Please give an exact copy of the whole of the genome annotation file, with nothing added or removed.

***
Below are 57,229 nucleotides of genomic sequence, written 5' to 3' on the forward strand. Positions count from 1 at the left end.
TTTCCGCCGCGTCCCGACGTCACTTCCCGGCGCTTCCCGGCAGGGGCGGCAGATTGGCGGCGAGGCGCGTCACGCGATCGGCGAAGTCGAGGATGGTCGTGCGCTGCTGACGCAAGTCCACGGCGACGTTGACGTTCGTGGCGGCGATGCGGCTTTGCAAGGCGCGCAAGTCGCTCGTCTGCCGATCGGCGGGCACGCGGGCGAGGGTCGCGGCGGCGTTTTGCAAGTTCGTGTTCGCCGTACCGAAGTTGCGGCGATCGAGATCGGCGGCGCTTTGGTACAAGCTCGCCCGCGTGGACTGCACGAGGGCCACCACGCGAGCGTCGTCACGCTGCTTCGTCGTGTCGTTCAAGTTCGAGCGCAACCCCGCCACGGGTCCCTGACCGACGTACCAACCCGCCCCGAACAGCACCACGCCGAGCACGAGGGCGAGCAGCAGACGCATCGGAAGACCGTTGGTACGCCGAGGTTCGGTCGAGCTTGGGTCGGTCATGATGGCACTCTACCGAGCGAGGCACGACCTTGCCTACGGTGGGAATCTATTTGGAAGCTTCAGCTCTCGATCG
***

Below are 57,229 nucleotides of genomic sequence, written 5' to 3' on the forward strand. Positions count from 1 at the left end.
TTTCCGCCGCGTCCCGACGTCACTTCCCGGCGCTTCCCGGCAGGGGCGGCAGATTGGCGGCGAGGCGCGTCACGCGATCGGCGAAGTCGAGGATGGTCGTGCGCTGCTGACGCAAGTCCACGGCGACGTTGACGTTCGTGGCGGCGATGCGGCTTTGCAAGGCGCGCAAGTCGCTCGTCTGCCGATCGGCGGGCACGCGGGCGAGGGTCGCGGCGGCGTTTTGCAAGTTCGTGTTCGCCGTACCGAAGTTGCGGCGATCGAGATCGGCGGCGCTTTGGTACAAGCTCGCCCGCGTGGACTGCACGAGGGCCACCACGCGAGCGTCGTCACGCTGCTTCGTCGTGTCGTTCAAGTTCGAGCGCAACCCCGCCACGGGTCCCTGACCGACGTACCAACCCGCCCCGAACAGCACCACGCCGAGCACGAGGGCGAGCAGCAGACGCATCGGAAGACCGTTGGTACGCCGAGGTTCGGTCGAGCTTGGGTCGGTCATGATGGCACTCTACCGAGCGAGGCACGACCTTGCCTACGGTGGGAATCTATTTGGAAGCTTCAGCTCTCGATCG